Also, the system always starts with a person asking for bribes, no one wants to voluntarily part with their money for unproductive reasons. So, here i want to talk about this phenomenon where the person feels that asking for a bribe is OK, without fearing any adverse consequences.

Surprisingly, we have observed at our unit, that the smaller the enterprise, lesser are the chances of people asking for bribes (this is purely my observation based on dealings in our factory with no statistical support). The reason is that the owner / top manager is in touch with the ground reality and most of us don't want to support the practice of bribery. So, closer the owner or top manager is to the ground level, more the chance that he will exercise his power to keep efficiency and fair competition and not resort to asking for favors to take things forward. The logic is clear - the aim here is to get good quality products, from a competent supplier, at the best price without inflating the cost or disrupting the relationship with the supplier. (A lot does depend on personal relationships here, of course business good coming first).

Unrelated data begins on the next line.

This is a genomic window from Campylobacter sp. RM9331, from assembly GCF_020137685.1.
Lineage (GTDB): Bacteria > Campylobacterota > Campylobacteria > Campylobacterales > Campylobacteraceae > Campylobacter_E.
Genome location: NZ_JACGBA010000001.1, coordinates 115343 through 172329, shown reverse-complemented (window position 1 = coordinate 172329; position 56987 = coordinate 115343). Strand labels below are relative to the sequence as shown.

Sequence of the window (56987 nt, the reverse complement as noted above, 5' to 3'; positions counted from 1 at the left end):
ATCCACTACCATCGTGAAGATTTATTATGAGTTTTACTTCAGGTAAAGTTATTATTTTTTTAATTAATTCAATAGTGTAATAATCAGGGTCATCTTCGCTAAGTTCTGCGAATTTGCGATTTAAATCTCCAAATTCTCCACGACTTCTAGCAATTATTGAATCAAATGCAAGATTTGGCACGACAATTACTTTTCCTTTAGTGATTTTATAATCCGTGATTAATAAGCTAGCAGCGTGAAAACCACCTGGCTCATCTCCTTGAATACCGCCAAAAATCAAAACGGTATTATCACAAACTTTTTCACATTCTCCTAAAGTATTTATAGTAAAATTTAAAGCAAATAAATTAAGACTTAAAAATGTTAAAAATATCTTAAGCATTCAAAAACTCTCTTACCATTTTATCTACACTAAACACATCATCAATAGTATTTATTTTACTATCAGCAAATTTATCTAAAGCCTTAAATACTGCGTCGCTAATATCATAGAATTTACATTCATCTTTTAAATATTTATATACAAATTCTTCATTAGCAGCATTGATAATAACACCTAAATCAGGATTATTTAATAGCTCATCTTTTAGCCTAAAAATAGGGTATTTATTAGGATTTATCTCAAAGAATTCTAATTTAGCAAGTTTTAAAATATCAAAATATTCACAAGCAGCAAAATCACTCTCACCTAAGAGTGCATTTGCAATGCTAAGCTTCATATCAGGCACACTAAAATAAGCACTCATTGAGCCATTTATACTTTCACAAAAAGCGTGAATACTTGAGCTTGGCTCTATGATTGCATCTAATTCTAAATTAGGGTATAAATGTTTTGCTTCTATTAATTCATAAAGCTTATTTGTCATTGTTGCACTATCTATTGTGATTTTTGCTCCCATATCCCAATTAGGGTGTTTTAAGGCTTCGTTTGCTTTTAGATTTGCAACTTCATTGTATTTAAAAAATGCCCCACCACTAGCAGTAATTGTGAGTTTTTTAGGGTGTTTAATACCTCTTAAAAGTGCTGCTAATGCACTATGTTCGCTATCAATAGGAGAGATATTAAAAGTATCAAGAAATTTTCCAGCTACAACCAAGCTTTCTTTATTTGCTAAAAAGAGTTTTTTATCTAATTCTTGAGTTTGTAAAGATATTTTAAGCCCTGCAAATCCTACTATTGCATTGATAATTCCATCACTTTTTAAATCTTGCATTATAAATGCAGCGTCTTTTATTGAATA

However,  as the organisation gets bigger, people at the purchase department start asking for favors from the suppliers to pass their quote forward, ignoring the real factors by which a supplier is to be judged - the quality of his supply, his pricing, the regularity of supply, his lead time etc. Of course, these are important considerations but when you have many suppliers vying for the the same supplier post, these purchase managers are in a position to base their decision on the bribes received, just like any government official.

So what can be done?
There are only two ways this problem can be looked at - you pay the bribe, include the cost in your product pricing, get the supply and be happy. This is the easy way - but this way does not lead to the "ache din" dream that every India holds now.